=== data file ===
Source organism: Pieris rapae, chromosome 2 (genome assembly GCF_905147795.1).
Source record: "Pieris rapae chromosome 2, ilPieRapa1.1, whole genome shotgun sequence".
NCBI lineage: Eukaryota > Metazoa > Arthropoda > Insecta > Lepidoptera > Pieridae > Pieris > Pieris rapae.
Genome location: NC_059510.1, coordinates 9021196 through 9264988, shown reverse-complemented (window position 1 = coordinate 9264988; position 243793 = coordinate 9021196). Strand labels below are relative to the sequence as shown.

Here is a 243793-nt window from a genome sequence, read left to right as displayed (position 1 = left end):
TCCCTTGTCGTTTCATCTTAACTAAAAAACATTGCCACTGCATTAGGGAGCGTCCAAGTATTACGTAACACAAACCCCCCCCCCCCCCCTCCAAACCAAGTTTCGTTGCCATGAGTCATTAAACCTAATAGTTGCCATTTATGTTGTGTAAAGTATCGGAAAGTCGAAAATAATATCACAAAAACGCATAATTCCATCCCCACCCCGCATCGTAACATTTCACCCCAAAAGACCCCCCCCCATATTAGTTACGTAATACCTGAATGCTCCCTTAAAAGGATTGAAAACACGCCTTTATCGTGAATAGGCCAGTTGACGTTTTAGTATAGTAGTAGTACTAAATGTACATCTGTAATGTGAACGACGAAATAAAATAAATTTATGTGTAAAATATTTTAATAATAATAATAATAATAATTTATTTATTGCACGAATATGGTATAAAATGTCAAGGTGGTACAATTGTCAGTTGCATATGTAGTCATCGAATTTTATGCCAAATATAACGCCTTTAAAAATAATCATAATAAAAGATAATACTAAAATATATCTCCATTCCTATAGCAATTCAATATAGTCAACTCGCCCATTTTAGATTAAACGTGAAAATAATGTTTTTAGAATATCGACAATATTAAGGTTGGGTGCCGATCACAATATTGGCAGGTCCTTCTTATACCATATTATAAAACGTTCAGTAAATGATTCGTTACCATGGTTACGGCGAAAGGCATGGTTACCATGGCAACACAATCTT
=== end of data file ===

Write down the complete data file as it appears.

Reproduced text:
Source organism: Pieris rapae, chromosome 2 (genome assembly GCF_905147795.1).
Source record: "Pieris rapae chromosome 2, ilPieRapa1.1, whole genome shotgun sequence".
NCBI lineage: Eukaryota > Metazoa > Arthropoda > Insecta > Lepidoptera > Pieridae > Pieris > Pieris rapae.
Genome location: NC_059510.1, coordinates 9021196 through 9264988, shown reverse-complemented (window position 1 = coordinate 9264988; position 243793 = coordinate 9021196). Strand labels below are relative to the sequence as shown.

Here is a 243793-nt window from a genome sequence, read left to right as displayed (position 1 = left end):
TCCCTTGTCGTTTCATCTTAACTAAAAAACATTGCCACTGCATTAGGGAGCGTCCAAGTATTACGTAACACAAACCCCCCCCCCCCCCCTCCAAACCAAGTTTCGTTGCCATGAGTCATTAAACCTAATAGTTGCCATTTATGTTGTGTAAAGTATCGGAAAGTCGAAAATAATATCACAAAAACGCATAATTCCATCCCCACCCCGCATCGTAACATTTCACCCCAAAAGACCCCCCCCCATATTAGTTACGTAATACCTGAATGCTCCCTTAAAAGGATTGAAAACACGCCTTTATCGTGAATAGGCCAGTTGACGTTTTAGTATAGTAGTAGTACTAAATGTACATCTGTAATGTGAACGACGAAATAAAATAAATTTATGTGTAAAATATTTTAATAATAATAATAATAATAATTTATTTATTGCACGAATATGGTATAAAATGTCAAGGTGGTACAATTGTCAGTTGCATATGTAGTCATCGAATTTTATGCCAAATATAACGCCTTTAAAAATAATCATAATAAAAGATAATACTAAAATATATCTCCATTCCTATAGCAATTCAATATAGTCAACTCGCCCATTTTAGATTAAACGTGAAAATAATGTTTTTAGAATATCGACAATATTAAGGTTGGGTGCCGATCACAATATTGGCAGGTCCTTCTTATACCATATTATAAAACGTTCAGTAAATGATTCGTTACCATGGTTACGGCGAAAGGCATGGTTACCATGGCAACACAATCTT